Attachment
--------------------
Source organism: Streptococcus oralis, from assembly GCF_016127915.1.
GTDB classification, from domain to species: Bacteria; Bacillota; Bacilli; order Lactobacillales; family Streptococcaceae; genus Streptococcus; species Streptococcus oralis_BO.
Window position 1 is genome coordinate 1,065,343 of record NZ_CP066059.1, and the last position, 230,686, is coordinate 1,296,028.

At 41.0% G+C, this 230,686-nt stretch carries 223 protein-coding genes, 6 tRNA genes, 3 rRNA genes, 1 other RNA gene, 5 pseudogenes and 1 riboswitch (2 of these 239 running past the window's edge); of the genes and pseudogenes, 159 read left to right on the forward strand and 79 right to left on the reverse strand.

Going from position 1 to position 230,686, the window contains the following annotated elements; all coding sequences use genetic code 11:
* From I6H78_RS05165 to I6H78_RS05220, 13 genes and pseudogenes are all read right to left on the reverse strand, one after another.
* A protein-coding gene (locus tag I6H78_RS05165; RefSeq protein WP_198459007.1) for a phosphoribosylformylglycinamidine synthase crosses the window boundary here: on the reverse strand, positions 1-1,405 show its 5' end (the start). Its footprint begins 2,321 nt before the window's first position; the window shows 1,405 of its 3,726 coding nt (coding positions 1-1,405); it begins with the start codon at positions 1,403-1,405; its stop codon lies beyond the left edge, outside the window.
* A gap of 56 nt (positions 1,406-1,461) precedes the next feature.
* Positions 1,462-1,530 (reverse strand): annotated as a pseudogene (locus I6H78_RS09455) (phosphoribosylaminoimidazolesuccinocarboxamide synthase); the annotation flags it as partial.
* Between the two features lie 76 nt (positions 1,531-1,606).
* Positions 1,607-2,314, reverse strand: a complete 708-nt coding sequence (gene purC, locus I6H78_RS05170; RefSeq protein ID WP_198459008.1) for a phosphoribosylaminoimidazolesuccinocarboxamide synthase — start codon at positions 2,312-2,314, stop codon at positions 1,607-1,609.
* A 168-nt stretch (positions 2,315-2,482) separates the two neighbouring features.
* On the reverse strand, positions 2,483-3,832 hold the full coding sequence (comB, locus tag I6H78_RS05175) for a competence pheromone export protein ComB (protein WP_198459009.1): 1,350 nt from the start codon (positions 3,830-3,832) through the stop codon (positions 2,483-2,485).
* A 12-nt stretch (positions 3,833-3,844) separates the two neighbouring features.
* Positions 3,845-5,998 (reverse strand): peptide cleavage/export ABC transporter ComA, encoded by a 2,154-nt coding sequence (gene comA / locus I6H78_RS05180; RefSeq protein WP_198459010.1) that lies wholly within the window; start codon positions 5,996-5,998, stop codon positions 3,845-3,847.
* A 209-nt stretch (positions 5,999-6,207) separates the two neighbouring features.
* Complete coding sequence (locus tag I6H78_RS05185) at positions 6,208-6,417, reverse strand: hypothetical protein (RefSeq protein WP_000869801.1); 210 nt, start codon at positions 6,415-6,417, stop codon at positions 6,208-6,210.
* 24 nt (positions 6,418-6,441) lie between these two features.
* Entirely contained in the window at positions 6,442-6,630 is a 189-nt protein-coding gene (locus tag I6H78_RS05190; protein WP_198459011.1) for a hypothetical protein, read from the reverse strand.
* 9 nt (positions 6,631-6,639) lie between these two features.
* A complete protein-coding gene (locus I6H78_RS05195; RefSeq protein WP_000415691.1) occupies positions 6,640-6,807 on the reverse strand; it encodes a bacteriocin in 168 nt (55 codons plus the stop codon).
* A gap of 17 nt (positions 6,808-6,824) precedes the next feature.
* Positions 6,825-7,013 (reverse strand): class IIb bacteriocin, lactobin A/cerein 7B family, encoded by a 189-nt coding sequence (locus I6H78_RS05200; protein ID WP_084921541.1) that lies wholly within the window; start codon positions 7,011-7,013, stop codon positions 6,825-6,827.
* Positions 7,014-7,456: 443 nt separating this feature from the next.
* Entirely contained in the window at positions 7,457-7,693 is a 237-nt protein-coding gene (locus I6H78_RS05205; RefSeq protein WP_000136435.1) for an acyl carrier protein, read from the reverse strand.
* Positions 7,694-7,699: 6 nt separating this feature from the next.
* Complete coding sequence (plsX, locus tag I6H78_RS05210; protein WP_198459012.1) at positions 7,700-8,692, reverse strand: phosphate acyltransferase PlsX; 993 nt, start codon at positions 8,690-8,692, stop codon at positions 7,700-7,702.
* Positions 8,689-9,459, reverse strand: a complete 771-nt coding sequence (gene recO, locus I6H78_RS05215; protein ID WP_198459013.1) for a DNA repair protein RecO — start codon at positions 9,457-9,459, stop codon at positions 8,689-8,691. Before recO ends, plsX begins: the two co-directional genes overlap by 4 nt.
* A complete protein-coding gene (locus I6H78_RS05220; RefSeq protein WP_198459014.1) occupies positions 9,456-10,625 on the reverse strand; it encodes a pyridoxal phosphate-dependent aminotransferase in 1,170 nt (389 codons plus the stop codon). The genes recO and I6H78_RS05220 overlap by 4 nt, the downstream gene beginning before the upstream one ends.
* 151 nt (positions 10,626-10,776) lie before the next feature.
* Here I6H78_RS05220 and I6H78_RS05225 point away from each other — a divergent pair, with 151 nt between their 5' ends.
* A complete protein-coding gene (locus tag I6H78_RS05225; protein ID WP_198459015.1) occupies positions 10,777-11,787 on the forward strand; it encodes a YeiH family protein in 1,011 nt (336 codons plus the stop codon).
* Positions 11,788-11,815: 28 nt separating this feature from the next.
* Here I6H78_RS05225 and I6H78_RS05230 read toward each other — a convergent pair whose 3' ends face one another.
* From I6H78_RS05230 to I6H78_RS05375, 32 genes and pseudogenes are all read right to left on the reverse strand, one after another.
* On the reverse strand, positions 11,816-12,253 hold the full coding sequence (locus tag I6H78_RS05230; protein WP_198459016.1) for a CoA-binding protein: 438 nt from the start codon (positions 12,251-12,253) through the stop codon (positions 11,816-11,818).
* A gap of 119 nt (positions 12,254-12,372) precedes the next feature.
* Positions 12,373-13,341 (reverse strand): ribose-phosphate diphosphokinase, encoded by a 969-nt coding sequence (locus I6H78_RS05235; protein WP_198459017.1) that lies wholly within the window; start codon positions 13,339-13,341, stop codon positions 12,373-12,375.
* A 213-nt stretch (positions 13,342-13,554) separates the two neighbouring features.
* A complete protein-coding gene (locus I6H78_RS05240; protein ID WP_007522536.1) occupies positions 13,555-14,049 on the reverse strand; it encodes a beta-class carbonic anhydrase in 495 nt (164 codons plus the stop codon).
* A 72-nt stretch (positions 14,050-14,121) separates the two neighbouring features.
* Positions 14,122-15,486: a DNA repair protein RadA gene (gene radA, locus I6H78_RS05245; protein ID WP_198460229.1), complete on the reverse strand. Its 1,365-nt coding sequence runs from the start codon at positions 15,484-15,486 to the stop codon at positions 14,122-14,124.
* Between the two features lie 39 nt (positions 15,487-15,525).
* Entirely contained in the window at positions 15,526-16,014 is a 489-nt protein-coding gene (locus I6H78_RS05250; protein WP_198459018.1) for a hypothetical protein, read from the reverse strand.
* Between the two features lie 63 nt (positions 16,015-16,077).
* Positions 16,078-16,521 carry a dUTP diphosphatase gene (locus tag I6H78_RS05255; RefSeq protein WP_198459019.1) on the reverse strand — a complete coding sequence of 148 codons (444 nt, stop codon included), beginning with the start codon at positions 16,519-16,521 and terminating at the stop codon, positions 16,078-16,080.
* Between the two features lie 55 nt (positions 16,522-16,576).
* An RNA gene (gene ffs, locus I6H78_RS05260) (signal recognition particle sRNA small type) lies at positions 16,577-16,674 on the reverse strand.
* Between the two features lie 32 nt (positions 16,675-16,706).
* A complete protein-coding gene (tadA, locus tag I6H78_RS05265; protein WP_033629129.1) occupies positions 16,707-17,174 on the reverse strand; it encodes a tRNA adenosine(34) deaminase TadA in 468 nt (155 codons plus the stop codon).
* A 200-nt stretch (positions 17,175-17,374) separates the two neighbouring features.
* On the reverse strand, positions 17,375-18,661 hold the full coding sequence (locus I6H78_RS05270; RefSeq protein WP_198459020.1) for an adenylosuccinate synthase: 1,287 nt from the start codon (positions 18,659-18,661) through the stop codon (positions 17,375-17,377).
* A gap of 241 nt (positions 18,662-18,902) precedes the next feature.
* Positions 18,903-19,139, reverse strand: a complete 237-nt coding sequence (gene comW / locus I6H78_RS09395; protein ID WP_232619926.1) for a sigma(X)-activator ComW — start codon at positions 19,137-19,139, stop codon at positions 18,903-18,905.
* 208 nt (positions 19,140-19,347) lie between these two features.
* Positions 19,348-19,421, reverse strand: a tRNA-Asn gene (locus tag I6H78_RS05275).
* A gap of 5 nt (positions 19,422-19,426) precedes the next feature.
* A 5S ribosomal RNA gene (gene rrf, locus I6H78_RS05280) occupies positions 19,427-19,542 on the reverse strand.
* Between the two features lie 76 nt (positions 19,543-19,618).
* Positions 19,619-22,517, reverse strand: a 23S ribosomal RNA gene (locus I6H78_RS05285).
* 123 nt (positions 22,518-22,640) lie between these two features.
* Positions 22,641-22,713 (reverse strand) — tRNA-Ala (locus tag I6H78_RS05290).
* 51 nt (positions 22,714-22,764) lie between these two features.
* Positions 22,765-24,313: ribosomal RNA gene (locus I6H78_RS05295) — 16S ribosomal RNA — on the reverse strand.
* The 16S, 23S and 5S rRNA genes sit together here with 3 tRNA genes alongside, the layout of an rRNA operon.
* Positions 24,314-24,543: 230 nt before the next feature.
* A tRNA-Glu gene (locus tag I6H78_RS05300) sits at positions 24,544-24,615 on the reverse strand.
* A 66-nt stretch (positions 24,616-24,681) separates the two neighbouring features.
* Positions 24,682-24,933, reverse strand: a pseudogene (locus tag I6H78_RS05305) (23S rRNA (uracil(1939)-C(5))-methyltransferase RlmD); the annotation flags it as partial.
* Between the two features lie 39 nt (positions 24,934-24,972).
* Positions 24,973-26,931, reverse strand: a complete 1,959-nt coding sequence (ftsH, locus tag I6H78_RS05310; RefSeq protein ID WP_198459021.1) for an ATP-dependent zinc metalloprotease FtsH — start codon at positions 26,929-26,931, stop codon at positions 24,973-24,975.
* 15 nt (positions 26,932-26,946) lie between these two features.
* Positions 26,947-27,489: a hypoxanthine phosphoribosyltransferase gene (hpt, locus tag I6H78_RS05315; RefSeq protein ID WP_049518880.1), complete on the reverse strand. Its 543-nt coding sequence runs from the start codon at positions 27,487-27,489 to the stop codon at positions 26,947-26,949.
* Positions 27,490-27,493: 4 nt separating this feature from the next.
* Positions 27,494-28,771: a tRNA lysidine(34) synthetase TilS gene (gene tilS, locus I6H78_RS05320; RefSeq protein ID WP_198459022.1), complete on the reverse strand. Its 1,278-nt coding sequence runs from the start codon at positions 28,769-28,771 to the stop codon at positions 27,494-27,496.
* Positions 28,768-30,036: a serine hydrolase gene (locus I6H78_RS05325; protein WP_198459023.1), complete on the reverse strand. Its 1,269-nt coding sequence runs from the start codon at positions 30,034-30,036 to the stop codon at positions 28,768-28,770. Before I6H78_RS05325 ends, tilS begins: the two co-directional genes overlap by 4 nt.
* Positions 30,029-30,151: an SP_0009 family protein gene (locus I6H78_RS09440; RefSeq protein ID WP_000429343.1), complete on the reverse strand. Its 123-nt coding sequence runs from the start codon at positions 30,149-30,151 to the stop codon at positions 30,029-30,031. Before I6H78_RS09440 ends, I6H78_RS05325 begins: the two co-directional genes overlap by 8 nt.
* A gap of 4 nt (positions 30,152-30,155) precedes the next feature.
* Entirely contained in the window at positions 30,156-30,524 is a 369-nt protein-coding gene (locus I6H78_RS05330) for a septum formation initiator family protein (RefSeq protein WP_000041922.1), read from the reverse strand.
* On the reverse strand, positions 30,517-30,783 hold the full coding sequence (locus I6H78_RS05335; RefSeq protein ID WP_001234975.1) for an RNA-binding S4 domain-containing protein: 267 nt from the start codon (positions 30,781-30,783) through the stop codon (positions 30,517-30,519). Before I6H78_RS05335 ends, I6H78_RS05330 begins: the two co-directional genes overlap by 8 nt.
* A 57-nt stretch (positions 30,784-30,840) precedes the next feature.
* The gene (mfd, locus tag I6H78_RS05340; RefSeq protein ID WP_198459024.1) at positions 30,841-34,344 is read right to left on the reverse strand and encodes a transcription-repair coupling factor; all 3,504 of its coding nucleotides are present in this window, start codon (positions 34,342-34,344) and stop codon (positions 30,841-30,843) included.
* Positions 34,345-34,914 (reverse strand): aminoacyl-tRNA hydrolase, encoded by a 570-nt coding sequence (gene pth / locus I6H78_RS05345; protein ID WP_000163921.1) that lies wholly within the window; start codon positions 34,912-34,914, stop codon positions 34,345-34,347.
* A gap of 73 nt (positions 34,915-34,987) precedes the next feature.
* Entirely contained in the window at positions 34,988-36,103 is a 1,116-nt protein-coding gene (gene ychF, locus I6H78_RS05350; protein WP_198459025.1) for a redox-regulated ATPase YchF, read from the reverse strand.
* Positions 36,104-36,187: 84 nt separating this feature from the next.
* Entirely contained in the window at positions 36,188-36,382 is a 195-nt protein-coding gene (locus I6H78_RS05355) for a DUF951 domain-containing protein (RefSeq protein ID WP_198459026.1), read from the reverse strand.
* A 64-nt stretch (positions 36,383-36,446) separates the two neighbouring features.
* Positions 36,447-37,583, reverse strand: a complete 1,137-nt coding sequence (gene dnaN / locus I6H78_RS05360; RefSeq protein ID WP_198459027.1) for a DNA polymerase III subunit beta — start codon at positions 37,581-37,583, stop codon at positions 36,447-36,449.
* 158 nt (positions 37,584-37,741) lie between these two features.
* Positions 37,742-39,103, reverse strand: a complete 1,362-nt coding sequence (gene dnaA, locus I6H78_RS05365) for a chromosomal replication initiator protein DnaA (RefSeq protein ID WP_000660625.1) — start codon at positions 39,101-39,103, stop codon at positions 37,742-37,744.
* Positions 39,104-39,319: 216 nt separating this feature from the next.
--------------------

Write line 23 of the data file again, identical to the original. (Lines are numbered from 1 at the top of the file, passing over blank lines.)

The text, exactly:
* Positions 6,825-7,013 (reverse strand): class IIb bacteriocin, lactobin A/cerein 7B family, encoded by a 189-nt coding sequence (locus I6H78_RS05200; protein ID WP_084921541.1) that lies wholly within the window; start codon positions 7,011-7,013, stop codon positions 6,825-6,827.